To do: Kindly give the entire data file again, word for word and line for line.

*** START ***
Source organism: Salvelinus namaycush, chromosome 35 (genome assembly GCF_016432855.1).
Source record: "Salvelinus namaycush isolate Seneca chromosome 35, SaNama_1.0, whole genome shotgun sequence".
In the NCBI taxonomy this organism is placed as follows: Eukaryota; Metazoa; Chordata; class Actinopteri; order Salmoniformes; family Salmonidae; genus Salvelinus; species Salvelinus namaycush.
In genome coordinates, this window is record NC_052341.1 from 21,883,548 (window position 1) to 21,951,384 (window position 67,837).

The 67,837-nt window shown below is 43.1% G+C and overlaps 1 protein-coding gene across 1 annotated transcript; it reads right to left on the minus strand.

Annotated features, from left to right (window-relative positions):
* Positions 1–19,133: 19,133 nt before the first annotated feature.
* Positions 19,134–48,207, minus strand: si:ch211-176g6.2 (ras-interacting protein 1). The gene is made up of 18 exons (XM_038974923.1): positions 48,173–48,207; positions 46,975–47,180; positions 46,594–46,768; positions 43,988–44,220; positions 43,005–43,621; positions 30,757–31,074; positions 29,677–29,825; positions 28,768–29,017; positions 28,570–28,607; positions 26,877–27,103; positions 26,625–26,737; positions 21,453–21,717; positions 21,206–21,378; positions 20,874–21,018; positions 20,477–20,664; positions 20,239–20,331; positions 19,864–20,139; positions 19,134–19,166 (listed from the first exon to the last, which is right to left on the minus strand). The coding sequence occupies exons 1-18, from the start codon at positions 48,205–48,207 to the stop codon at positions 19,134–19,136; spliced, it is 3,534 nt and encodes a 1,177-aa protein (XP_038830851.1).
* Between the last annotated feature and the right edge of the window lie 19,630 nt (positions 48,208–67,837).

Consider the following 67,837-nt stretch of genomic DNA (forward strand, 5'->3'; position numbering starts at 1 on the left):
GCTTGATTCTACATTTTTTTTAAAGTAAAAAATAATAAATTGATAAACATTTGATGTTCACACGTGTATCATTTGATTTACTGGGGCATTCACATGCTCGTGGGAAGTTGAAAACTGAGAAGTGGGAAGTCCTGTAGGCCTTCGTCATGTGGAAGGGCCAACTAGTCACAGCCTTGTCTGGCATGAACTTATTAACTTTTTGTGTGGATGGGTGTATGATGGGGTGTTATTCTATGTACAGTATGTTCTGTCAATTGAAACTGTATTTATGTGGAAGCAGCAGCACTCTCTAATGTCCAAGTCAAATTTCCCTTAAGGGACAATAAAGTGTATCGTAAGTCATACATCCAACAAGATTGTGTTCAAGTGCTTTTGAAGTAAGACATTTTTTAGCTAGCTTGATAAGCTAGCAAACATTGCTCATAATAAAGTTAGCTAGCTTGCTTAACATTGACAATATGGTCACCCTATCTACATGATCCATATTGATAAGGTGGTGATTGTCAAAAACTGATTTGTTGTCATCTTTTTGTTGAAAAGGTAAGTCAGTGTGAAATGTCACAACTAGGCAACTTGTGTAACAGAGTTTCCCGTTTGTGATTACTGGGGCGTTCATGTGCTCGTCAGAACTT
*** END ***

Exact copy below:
Source organism: Salvelinus namaycush, chromosome 35 (genome assembly GCF_016432855.1).
Source record: "Salvelinus namaycush isolate Seneca chromosome 35, SaNama_1.0, whole genome shotgun sequence".
In the NCBI taxonomy this organism is placed as follows: Eukaryota; Metazoa; Chordata; class Actinopteri; order Salmoniformes; family Salmonidae; genus Salvelinus; species Salvelinus namaycush.
In genome coordinates, this window is record NC_052341.1 from 21,883,548 (window position 1) to 21,951,384 (window position 67,837).

The 67,837-nt window shown below is 43.1% G+C and overlaps 1 protein-coding gene across 1 annotated transcript; it reads right to left on the minus strand.

Annotated features, from left to right (window-relative positions):
* Positions 1–19,133: 19,133 nt before the first annotated feature.
* Positions 19,134–48,207, minus strand: si:ch211-176g6.2 (ras-interacting protein 1). The gene is made up of 18 exons (XM_038974923.1): positions 48,173–48,207; positions 46,975–47,180; positions 46,594–46,768; positions 43,988–44,220; positions 43,005–43,621; positions 30,757–31,074; positions 29,677–29,825; positions 28,768–29,017; positions 28,570–28,607; positions 26,877–27,103; positions 26,625–26,737; positions 21,453–21,717; positions 21,206–21,378; positions 20,874–21,018; positions 20,477–20,664; positions 20,239–20,331; positions 19,864–20,139; positions 19,134–19,166 (listed from the first exon to the last, which is right to left on the minus strand). The coding sequence occupies exons 1-18, from the start codon at positions 48,205–48,207 to the stop codon at positions 19,134–19,136; spliced, it is 3,534 nt and encodes a 1,177-aa protein (XP_038830851.1).
* Between the last annotated feature and the right edge of the window lie 19,630 nt (positions 48,208–67,837).

Consider the following 67,837-nt stretch of genomic DNA (forward strand, 5'->3'; position numbering starts at 1 on the left):
GCTTGATTCTACATTTTTTTTAAAGTAAAAAATAATAAATTGATAAACATTTGATGTTCACACGTGTATCATTTGATTTACTGGGGCATTCACATGCTCGTGGGAAGTTGAAAACTGAGAAGTGGGAAGTCCTGTAGGCCTTCGTCATGTGGAAGGGCCAACTAGTCACAGCCTTGTCTGGCATGAACTTATTAACTTTTTGTGTGGATGGGTGTATGATGGGGTGTTATTCTATGTACAGTATGTTCTGTCAATTGAAACTGTATTTATGTGGAAGCAGCAGCACTCTCTAATGTCCAAGTCAAATTTCCCTTAAGGGACAATAAAGTGTATCGTAAGTCATACATCCAACAAGATTGTGTTCAAGTGCTTTTGAAGTAAGACATTTTTTAGCTAGCTTGATAAGCTAGCAAACATTGCTCATAATAAAGTTAGCTAGCTTGCTTAACATTGACAATATGGTCACCCTATCTACATGATCCATATTGATAAGGTGGTGATTGTCAAAAACTGATTTGTTGTCATCTTTTTGTTGAAAAGGTAAGTCAGTGTGAAATGTCACAACTAGGCAACTTGTGTAACAGAGTTTCCCGTTTGTGATTACTGGGGCGTTCATGTGCTCGTCAGAACTT